Regulators created the LCFS program under California’s AB 32 authority as a necessary tool to reduce carbon emissions from the transportation sector. The program was developed in 2009 and implemented in 2011, with changes made to the program in 2013, 2016, 2018, and 2019. The California program illustrates what a mature CFS can accomplish.   

  • Typical goal: reduce the carbon intensity (CI) of transportation fuels 20% by 2030, compared to a 2010 baseline 
  • Benefits to EV drivers: 
    • $1500 time-of-purchase incentive is available statewide, and individual utilities often fund additional incentives for used EVs in California. LCFS credits are given to utilities for every EV charged at residences in their service areas, and utilities monetize these credits to fund new and used EV rebates, equity programs, vehicle grid integration programs, and other EV programs. 
    • Charging station owners (site hosts or charging station network providers) also receive LCFS credits to build more stations and/or defray the charging costs.
    • An additional benefit to drivers is possible if they are using solar or other zero-carbon electricity.
    • There’s a special credit for DC fast charging until 2025 (limited to 5% of all credits) to encourage accelerated deployment by developers. 

Other states considering 

The Future Fuels Act (HF 2083) in Minnesota passed the House but was not accepted in Senate/House negotiations in June 2021. CFS policies were introduced in 2021 in New Mexico and New York and are under discussion in several Midwestern states.

Cap and Invest Programs: Overall carbon fuels reduction target 

Transportation and Climate Initiative 

The Transportation and Climate Initiative Program (TCI-P) is a binding cap on carbon emissions from transportation fuels in the Northeast and Mid-Atlantic states. At present, the signatories are the states of Massachusetts, Connecticut, and Rhode Island, as well as the District of Columbia; many other states are involved in the process and may join. Each fuel supplier is required to provide allowances for the carbon emissions of the fuel they supply. TCI-P auctions off these allowances and the available pool of allowances decreases over time. The proceeds from allowance auctions are given to the states to invest in clean transportation programs, with at least 35% required to be spent in communities overburdened by air pollution and underserved by the transportation system. Some states have established higher targets. The program includes elements to prevent allowance prices from falling too low (depriving the investment side of needed revenue) or too high (placing an undue burden on consumers). At present, the only fuels covered are gasoline and on-road diesel fuel. See more about TCI-P here. The participating states also participate in the Regional Greenhouse Gas Initiative (RGGI), which regulates carbon emissions from power plants.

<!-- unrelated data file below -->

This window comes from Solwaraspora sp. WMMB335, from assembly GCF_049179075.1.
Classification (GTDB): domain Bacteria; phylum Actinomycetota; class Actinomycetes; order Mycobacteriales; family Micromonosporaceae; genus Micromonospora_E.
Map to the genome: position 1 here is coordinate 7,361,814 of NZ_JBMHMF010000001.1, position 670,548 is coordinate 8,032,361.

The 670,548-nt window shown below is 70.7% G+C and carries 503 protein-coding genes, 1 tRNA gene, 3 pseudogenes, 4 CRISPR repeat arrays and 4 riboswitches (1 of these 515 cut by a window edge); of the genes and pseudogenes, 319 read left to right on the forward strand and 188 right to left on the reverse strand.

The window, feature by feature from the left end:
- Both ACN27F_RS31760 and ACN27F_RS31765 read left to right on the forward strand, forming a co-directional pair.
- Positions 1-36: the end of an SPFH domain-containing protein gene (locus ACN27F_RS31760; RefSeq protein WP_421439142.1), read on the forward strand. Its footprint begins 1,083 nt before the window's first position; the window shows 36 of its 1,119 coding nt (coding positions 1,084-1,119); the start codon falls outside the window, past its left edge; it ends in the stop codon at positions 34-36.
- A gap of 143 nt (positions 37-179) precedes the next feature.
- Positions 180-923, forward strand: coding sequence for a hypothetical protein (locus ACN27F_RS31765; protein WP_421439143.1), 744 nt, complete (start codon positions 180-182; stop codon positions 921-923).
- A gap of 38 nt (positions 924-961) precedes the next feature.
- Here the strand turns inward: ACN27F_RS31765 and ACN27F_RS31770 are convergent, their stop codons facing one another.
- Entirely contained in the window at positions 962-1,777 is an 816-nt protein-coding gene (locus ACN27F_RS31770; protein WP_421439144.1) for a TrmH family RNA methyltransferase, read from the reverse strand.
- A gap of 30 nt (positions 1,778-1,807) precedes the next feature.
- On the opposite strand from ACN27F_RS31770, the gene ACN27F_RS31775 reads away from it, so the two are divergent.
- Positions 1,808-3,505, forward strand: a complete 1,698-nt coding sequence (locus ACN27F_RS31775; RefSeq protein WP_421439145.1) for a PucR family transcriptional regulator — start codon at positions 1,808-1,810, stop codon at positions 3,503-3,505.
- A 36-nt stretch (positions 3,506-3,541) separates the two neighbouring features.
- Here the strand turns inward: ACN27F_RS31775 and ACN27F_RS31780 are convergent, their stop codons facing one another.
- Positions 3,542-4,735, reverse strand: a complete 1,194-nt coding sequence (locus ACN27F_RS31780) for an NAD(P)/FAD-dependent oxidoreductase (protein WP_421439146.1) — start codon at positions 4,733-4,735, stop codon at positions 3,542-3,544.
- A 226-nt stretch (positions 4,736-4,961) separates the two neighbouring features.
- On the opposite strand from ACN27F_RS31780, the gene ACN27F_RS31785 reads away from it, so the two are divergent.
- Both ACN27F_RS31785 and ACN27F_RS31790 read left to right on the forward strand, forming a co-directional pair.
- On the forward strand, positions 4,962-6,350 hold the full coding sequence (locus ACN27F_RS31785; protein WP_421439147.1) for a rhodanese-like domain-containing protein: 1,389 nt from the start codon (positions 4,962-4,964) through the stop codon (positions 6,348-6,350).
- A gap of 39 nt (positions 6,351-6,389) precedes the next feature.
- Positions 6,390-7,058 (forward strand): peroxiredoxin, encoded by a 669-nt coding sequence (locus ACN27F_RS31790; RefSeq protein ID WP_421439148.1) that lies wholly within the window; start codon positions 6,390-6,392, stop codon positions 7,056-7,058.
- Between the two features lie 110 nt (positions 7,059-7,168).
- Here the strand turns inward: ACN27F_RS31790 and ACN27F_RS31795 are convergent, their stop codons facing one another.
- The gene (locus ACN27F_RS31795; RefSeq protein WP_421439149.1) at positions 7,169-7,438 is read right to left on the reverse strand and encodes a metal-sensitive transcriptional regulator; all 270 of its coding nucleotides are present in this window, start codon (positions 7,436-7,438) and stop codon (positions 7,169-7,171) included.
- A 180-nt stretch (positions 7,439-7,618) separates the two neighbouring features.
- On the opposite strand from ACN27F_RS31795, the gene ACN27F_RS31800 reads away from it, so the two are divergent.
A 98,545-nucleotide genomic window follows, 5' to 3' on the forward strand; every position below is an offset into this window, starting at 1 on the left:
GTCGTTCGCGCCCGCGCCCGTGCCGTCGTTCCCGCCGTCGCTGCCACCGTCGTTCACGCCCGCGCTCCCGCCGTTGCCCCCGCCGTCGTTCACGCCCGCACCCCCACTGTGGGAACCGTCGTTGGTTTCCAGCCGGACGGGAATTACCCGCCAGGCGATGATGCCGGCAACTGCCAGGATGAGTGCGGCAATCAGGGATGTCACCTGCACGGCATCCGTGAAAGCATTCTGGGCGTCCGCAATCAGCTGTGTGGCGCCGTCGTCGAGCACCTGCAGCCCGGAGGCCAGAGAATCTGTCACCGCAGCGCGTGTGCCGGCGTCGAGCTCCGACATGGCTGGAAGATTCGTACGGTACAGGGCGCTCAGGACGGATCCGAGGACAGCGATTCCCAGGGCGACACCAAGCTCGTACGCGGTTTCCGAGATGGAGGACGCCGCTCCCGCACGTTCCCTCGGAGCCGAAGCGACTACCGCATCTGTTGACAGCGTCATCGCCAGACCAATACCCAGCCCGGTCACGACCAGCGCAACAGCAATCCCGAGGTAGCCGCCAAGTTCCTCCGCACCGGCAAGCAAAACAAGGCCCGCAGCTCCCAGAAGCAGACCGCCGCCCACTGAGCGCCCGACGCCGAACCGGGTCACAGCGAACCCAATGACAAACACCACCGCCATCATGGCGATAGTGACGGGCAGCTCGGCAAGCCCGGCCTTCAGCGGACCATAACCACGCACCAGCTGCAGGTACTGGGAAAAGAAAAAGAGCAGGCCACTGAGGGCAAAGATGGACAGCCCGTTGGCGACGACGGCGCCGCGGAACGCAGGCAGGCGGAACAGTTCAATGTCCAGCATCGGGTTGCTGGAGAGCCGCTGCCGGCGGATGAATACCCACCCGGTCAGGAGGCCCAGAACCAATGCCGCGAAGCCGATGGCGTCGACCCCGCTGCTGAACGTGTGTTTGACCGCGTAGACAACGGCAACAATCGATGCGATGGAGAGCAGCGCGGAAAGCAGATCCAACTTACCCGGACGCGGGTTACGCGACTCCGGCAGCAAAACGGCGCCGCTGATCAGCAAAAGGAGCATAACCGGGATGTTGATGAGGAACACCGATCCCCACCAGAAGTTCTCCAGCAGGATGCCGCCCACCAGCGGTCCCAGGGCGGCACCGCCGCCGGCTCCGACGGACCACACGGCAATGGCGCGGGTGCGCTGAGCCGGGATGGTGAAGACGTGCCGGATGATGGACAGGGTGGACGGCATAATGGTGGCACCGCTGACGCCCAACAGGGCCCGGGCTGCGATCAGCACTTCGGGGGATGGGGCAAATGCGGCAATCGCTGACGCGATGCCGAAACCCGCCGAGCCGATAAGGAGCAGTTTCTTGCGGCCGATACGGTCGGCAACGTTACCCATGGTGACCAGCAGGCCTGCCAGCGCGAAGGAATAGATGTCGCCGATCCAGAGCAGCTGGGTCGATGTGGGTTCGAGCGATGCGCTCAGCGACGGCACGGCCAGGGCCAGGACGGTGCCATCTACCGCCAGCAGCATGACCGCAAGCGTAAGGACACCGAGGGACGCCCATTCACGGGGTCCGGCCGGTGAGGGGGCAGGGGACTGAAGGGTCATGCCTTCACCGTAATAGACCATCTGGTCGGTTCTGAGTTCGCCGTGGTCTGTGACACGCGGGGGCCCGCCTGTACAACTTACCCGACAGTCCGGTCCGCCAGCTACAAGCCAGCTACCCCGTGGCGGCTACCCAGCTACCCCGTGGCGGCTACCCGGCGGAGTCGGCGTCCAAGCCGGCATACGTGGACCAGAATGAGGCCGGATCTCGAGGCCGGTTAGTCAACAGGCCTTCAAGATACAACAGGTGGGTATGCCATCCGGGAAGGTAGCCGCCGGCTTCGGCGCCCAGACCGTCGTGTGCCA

Other examples: California has a mature cap-and-trade program similar to the TCI-P except that funds are raised from all sectors of the economy (whereas TCI-P states have a separate program for power plant emissions).  Its benefits to EV commercialization are significant and illustrate the potential for TCI-P and similar programs:

  • Funded for almost a decade, the Clean Vehicle Rebate Program (CRVP) typically provides a $2000 rebate for battery EVs, $1000 for long-range PHEVs, $750 for electric motorcycles, and much larger amounts for low-income drivers.  (Higher rebate amounts in the early years).  Total funding in the current fiscal year is $238M.
  • Funded equity programs:  total funding in the current fiscal year is $63M
  • Funded grants and rebates for electric medium and heavy-duty vehicles: total funding in the current fiscal year is $182M

Additional resources:

  • UCS factsheet: California’s Clean Fuel Standard Boosts the Electric Vehicle Market
  • California LCFS ARB’s comprehensive “basics” document
  • Comprehensive federal RFS explanation, by the Congressional Research Service
  • BioCycle, 101 For Low Carbon Fuel Standard. link
  • Stillwater Associates, LCFS 101 – A Beginner’s Guide. Link

Plug In America Key Principles for Any Clean Fuels Policy: 

In designing a clean fuels policy, policymakers should consider the following: 

Key principles

  • Program design should be kept relatively simple for the regulator and scalable to any national or regional clean fuels policy created.